Yep, it’s rubber-hose time, folks: a rapid-fire Q&A for those shifty-looking usual suspects ...
What crime novel would you most like to have written?
LA CONFIDENTIAL by James Ellroy (tight, tense and multi-layered) or THE BIG OVER EASY by Jasper Fforde (the intertextuality is very clever and the story has great imagination and humour).
What fictional character would you most like to have been?
There are loads of great characters out there, but I’m particularly partial to Bernie Gunther, Jack Irish, Harry Bosch and Frost (the novel character rather than the pale TV version) but I’m not sure I would like to be them! I think being Serge A. Storms from Tim Dorsey’s Florida crime capers would be interesting.
Who do you read for guilty pleasures?
I’m very partial to Tart Noir – which I’ve heard referred to, more than a little unfairly, as chick lit on steroids. Anything by Katy Munger, Lauren Henderson, Janet Evanovich, Jessica Speart, and co.
Most satisfying writing moment?
When a passage just unfolds in one graceful arc and needs practically no editing save typos.
The best Irish crime novel is …?
DIVORCING JACK by Colin Bateman. I don’t know how many people I’ve lent that book to, but whoever the last person was, can I have it back?
What Irish crime novel would make a great movie?
I can imagine EVERY DEAD THING by John Connolly on the silver screen. I’m a little indifferent to the book, but I’m sure someone must be considering putting Benjamin Black’s (John Banville’s) CHRISTINE FALLS to celluloid – historical piece, social mobility, family rivalry, Catholic Church, scandal, etc. I think Gene Kerrigan’s THE MIDNIGHT CHOIR would translate well to a TV drama.
Worst / best thing about being a writer?
The worst is rejection letters! I have two best things – you get to find out the ending before anyone else, and when someone tells you they enjoyed reading something you’ve written.
The pitch for your next book is …?
Title: ‘The White Gallows.’ Tag line: ‘The past never dies …’ The pitch: ‘In post-Celtic Tiger Ireland the murder rate is soaring and the gardai are struggling to cope with gangland wars, domestic disputes, and drunken brawls that spiral into fatal violence. To add to Detective Superintendent’s Colm McEvoy’s workload are the suspicious deaths of two immigrants – an anonymous, Lithuanian youth and an elderly, German billionaire. While one remains an enigma, the murky history of the other is slowly revealed. But where there is money there is power and, as McEvoy soon learns, if you swim amongst sharks, you’d better act like a shark …’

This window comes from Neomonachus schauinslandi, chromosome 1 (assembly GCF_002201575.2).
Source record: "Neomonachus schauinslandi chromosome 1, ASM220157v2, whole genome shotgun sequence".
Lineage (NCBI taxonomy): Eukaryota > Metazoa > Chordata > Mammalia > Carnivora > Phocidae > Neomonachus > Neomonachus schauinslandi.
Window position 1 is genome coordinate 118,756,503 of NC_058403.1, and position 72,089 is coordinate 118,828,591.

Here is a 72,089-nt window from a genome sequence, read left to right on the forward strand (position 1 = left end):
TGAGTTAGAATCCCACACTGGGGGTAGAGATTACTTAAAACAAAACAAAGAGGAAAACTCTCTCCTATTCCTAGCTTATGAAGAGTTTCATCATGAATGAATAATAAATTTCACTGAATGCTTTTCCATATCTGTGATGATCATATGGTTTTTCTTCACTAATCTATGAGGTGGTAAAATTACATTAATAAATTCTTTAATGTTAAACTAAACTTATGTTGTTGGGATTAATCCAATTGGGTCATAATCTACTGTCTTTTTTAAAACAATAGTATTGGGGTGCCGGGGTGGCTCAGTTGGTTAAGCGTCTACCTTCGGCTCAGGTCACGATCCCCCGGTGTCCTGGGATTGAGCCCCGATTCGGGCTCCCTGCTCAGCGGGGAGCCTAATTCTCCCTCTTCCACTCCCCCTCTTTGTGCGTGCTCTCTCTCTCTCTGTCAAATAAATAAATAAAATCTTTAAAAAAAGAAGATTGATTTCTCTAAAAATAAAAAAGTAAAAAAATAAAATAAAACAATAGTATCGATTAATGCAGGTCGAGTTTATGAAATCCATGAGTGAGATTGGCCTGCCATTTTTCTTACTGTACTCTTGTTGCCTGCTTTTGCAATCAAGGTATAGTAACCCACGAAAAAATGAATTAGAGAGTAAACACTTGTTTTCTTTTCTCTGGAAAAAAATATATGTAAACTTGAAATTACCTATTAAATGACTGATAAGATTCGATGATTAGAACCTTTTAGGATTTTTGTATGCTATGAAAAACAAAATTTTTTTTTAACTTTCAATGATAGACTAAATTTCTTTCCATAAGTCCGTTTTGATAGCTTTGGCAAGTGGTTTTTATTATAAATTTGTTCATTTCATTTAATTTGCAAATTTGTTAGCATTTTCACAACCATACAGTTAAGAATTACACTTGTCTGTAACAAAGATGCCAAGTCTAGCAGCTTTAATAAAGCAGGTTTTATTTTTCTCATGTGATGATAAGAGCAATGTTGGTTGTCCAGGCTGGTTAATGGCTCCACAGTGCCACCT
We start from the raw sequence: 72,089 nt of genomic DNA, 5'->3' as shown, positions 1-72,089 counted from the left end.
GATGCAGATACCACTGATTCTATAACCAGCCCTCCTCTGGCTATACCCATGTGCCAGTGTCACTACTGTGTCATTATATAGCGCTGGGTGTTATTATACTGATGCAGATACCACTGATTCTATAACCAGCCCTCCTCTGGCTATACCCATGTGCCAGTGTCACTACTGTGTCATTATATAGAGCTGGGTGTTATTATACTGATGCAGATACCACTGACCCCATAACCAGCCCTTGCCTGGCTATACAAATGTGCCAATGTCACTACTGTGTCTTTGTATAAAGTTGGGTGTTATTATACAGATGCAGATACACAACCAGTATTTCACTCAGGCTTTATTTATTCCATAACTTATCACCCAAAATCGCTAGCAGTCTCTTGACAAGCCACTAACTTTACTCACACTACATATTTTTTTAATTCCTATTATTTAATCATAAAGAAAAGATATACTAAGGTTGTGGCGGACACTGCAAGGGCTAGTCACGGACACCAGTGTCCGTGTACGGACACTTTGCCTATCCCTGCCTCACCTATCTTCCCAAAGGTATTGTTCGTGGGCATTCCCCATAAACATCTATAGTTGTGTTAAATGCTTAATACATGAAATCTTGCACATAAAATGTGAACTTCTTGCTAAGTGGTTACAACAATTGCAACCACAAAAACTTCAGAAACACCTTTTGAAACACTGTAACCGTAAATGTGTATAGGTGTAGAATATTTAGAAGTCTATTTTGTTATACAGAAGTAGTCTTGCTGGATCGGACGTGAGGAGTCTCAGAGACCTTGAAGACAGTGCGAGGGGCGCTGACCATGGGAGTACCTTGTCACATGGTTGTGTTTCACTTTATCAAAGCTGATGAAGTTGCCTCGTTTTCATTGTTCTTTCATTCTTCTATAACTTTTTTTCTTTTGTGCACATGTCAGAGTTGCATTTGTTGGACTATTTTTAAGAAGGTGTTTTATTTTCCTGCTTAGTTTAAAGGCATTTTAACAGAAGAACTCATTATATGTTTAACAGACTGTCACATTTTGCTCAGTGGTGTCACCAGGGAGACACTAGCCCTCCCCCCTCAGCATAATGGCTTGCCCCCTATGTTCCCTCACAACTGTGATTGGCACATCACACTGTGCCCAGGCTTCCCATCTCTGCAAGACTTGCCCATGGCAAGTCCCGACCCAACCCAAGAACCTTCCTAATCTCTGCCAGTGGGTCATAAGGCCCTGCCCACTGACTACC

Who are you reading right now?
I have a habit of reading more than one thing at a time. At the moment I’m just finishing James Lee Burke’s CADIALLAC JUKEBOX. I’m also halfway through Uki Goni’s THE REAL ODESSA about the wartime links between Argentina and Nazi Germany and the subsequent flight of Nazi war criminals south across the Atlantic.
God appears and says you can only write OR read. Which would it be?
Can one edit instead?
The three best words to describe your own writing are …?
Up for discussion …
Rob Kitchin’s debut novel THE RULE BOOK is published on May 26th.
“Prose both scabrous and poetic.” – Publishers Weekly. “Proust meets Chandler over a pint of Guinness.” – Spectator. “A sheer pleasure.” – Tana French. “Among the most memorable books of the year, of any genre.” – Sunday Times. “A hardboiled delight.” – Guardian. “Imagine Donald Westlake and Richard Stark collaborating on a screwball noir.” – Kirkus Reviews. “A cross between Raymond Chandler and Flann O’Brien.” – John Banville. “The effortless cool of Elmore Leonard at his peak.” – Ray Banks. “A fine writer at the top of his game.” – Lee Child.